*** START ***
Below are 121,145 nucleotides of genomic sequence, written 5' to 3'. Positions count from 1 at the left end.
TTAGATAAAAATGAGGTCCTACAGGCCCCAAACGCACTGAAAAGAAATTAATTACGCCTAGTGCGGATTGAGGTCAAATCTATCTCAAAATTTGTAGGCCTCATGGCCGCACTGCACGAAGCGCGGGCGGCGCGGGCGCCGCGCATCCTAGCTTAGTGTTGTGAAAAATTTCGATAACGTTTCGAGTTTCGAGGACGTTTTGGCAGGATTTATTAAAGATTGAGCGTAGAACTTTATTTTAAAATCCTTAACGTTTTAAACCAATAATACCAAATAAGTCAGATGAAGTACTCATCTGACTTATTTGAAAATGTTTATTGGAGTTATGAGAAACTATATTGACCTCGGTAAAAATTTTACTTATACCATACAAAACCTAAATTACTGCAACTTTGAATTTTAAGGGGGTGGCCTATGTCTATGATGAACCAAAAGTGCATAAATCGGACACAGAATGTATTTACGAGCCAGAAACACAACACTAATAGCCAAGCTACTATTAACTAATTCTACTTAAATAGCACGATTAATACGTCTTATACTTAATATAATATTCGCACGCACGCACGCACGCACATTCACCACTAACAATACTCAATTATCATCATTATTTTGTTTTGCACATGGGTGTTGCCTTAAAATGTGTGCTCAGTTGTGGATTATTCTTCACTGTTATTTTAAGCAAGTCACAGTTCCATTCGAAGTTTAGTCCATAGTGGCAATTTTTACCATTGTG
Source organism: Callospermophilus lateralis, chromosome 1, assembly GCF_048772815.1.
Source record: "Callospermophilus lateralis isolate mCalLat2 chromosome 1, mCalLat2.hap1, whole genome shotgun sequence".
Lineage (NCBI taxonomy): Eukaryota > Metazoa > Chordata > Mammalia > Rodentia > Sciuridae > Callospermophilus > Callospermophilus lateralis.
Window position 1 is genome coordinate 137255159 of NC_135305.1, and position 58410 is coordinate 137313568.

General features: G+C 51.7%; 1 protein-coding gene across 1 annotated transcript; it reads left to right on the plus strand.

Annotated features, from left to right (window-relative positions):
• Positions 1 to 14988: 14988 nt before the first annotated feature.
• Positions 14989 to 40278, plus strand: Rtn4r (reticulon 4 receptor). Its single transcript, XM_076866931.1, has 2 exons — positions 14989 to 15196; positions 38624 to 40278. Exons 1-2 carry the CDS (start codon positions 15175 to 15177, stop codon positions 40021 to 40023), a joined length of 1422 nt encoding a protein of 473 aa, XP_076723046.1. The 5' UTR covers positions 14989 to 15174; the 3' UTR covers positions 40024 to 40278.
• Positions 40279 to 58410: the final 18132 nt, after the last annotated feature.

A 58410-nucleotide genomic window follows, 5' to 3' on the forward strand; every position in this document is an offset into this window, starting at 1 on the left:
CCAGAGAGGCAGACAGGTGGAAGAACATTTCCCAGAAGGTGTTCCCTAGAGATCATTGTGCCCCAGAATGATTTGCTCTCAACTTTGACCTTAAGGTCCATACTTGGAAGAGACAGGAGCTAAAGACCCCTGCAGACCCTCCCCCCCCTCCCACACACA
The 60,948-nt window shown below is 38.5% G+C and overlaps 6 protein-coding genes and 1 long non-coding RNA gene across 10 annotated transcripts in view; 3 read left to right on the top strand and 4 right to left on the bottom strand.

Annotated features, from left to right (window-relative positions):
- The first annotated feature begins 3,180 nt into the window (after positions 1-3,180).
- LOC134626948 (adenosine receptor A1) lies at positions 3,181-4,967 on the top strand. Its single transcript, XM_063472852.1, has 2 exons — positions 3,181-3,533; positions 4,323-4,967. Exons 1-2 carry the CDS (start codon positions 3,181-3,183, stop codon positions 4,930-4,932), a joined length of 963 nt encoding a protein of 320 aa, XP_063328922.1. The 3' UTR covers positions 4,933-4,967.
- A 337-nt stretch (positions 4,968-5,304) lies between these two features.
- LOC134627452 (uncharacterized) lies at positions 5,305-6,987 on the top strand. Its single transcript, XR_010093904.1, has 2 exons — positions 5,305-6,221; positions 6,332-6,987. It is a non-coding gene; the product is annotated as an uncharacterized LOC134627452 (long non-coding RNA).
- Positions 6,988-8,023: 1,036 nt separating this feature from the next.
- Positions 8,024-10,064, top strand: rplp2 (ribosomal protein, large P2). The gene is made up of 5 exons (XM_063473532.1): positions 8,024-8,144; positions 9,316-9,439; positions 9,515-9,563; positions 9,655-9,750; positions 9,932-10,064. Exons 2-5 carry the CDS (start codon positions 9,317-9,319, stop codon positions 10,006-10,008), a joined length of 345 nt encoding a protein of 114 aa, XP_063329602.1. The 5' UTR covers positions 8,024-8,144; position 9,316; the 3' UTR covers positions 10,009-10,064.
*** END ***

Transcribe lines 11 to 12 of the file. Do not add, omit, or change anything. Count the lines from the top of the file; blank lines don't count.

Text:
• Positions 40279 to 58410: the final 18132 nt, after the last annotated feature.

A 58410-nucleotide genomic window follows, 5' to 3' on the forward strand; every position in this document is an offset into this window, starting at 1 on the left: